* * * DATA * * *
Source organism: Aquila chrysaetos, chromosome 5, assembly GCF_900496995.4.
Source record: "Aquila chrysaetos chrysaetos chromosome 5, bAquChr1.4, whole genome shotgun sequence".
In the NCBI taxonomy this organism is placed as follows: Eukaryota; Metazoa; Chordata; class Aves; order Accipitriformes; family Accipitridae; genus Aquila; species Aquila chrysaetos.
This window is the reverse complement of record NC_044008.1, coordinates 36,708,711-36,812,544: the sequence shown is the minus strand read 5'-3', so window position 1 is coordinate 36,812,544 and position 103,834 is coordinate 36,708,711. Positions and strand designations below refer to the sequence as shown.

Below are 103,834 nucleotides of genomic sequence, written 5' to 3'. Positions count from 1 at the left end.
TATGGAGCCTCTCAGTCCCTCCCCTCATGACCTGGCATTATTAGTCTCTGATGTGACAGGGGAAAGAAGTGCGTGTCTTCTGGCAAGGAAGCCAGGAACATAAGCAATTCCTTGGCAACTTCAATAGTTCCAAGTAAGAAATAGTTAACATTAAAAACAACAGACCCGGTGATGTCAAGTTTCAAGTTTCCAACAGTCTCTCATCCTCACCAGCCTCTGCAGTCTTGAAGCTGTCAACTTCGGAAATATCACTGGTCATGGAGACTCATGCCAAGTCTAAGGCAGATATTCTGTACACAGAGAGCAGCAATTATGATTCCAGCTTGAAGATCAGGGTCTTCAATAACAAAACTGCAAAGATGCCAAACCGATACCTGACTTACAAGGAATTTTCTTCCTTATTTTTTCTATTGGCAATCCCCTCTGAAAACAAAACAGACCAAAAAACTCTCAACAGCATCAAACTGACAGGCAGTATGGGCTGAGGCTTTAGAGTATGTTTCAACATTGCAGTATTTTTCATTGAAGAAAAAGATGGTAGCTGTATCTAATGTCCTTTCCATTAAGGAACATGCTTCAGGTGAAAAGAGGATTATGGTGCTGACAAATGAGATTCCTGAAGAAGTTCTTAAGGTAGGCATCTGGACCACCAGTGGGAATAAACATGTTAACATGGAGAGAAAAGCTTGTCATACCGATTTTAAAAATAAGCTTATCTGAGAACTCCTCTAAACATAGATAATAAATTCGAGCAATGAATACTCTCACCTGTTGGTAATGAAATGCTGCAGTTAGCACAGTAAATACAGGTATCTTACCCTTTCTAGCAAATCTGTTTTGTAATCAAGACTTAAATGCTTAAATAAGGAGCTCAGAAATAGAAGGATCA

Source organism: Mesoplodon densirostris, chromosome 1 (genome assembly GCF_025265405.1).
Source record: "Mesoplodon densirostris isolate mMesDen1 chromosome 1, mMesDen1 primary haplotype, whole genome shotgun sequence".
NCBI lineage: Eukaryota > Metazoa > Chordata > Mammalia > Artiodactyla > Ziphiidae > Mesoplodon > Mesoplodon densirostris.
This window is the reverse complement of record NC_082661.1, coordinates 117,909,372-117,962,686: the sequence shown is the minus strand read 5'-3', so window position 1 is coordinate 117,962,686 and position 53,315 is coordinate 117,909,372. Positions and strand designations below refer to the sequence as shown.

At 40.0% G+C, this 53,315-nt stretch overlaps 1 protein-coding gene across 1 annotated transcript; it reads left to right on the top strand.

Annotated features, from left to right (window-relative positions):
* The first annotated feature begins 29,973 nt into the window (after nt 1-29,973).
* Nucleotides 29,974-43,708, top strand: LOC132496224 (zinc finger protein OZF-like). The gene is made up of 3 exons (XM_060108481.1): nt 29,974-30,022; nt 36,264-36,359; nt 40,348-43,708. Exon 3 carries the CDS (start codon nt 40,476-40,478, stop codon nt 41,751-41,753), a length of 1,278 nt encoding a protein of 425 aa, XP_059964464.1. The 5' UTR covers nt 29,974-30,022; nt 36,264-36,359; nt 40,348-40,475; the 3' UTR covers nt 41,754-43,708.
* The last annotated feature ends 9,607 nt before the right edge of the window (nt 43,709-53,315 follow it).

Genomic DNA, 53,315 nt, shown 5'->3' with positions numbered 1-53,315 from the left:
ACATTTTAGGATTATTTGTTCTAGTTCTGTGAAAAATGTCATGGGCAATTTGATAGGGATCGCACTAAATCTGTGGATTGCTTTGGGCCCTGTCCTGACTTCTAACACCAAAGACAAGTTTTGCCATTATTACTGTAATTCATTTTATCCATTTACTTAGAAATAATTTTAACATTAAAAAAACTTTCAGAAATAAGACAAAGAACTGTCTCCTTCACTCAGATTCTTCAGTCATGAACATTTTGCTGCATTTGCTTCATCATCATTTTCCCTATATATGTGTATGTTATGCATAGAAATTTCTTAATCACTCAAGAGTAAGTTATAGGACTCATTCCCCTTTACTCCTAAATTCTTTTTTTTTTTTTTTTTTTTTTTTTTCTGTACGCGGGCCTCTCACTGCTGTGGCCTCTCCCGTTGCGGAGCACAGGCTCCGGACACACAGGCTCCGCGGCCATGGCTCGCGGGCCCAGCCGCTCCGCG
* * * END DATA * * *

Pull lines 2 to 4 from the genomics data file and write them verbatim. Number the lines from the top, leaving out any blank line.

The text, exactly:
Source record: "Aquila chrysaetos chrysaetos chromosome 5, bAquChr1.4, whole genome shotgun sequence".
In the NCBI taxonomy this organism is placed as follows: Eukaryota; Metazoa; Chordata; class Aves; order Accipitriformes; family Accipitridae; genus Aquila; species Aquila chrysaetos.
This window is the reverse complement of record NC_044008.1, coordinates 36,708,711-36,812,544: the sequence shown is the minus strand read 5'-3', so window position 1 is coordinate 36,812,544 and position 103,834 is coordinate 36,708,711. Positions and strand designations below refer to the sequence as shown.